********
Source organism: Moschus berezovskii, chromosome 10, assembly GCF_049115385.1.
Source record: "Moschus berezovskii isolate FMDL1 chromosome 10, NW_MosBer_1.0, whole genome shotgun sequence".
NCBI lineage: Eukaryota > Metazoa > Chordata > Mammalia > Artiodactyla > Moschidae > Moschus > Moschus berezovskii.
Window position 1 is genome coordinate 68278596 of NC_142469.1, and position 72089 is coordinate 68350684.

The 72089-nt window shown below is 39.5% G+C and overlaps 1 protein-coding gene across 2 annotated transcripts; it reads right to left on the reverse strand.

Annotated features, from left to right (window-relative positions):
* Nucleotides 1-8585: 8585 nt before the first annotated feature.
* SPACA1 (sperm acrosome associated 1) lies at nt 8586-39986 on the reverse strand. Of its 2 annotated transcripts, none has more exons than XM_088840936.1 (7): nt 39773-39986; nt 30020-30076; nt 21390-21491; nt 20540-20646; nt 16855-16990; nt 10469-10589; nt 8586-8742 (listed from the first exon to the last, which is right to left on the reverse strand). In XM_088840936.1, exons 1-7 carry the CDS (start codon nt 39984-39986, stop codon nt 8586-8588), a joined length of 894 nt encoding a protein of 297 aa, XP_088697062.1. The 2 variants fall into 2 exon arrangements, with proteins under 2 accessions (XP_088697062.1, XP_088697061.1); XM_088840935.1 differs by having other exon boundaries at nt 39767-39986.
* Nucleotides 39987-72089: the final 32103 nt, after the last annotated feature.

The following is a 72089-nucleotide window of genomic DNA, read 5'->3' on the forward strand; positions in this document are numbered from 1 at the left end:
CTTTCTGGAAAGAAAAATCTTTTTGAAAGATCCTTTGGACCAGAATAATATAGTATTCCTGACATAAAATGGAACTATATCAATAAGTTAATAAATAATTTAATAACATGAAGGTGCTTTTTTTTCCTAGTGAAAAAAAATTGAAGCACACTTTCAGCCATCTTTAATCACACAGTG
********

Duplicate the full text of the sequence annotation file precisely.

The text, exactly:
Source organism: Moschus berezovskii, chromosome 10, assembly GCF_049115385.1.
Source record: "Moschus berezovskii isolate FMDL1 chromosome 10, NW_MosBer_1.0, whole genome shotgun sequence".
NCBI lineage: Eukaryota > Metazoa > Chordata > Mammalia > Artiodactyla > Moschidae > Moschus > Moschus berezovskii.
Window position 1 is genome coordinate 68278596 of NC_142469.1, and position 72089 is coordinate 68350684.

The 72089-nt window shown below is 39.5% G+C and overlaps 1 protein-coding gene across 2 annotated transcripts; it reads right to left on the reverse strand.

Annotated features, from left to right (window-relative positions):
* Nucleotides 1-8585: 8585 nt before the first annotated feature.
* SPACA1 (sperm acrosome associated 1) lies at nt 8586-39986 on the reverse strand. Of its 2 annotated transcripts, none has more exons than XM_088840936.1 (7): nt 39773-39986; nt 30020-30076; nt 21390-21491; nt 20540-20646; nt 16855-16990; nt 10469-10589; nt 8586-8742 (listed from the first exon to the last, which is right to left on the reverse strand). In XM_088840936.1, exons 1-7 carry the CDS (start codon nt 39984-39986, stop codon nt 8586-8588), a joined length of 894 nt encoding a protein of 297 aa, XP_088697062.1. The 2 variants fall into 2 exon arrangements, with proteins under 2 accessions (XP_088697062.1, XP_088697061.1); XM_088840935.1 differs by having other exon boundaries at nt 39767-39986.
* Nucleotides 39987-72089: the final 32103 nt, after the last annotated feature.

The following is a 72089-nucleotide window of genomic DNA, read 5'->3' on the forward strand; positions in this document are numbered from 1 at the left end:
CTTTCTGGAAAGAAAAATCTTTTTGAAAGATCCTTTGGACCAGAATAATATAGTATTCCTGACATAAAATGGAACTATATCAATAAGTTAATAAATAATTTAATAACATGAAGGTGCTTTTTTTTCCTAGTGAAAAAAAATTGAAGCACACTTTCAGCCATCTTTAATCACACAGTG